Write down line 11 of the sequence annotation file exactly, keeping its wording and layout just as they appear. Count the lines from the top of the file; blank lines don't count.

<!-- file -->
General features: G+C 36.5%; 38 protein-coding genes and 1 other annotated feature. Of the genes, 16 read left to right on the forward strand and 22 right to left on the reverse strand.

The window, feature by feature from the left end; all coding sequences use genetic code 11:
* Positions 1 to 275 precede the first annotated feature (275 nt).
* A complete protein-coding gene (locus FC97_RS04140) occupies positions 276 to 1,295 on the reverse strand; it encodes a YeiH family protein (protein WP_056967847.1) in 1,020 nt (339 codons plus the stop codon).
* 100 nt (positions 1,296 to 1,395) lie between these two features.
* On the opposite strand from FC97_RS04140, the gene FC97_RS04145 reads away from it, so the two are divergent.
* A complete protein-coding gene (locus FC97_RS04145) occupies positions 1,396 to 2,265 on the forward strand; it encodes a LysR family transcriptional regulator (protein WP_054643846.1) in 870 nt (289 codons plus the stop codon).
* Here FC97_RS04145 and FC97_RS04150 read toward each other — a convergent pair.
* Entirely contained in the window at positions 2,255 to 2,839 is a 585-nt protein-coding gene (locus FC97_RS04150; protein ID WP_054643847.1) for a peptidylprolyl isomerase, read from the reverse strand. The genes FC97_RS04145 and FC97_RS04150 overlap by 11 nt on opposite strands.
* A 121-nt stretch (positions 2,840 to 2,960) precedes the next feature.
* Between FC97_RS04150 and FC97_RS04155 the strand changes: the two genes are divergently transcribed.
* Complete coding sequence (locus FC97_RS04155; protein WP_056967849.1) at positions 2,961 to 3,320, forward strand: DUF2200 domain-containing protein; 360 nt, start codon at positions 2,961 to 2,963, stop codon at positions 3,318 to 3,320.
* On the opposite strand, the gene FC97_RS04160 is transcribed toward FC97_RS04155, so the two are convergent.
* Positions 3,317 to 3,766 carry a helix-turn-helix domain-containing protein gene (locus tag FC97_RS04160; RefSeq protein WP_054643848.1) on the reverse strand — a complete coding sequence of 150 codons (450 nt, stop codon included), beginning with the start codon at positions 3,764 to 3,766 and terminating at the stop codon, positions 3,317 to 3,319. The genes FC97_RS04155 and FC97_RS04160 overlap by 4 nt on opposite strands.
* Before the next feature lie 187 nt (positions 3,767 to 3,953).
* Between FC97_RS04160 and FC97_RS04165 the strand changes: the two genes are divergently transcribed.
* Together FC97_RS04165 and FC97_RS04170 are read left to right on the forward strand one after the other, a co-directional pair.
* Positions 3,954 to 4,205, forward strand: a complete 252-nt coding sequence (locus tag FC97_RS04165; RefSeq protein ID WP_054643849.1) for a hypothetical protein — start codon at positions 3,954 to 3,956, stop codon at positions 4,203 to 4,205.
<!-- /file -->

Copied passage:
* Between FC97_RS04150 and FC97_RS04155 the strand changes: the two genes are divergently transcribed.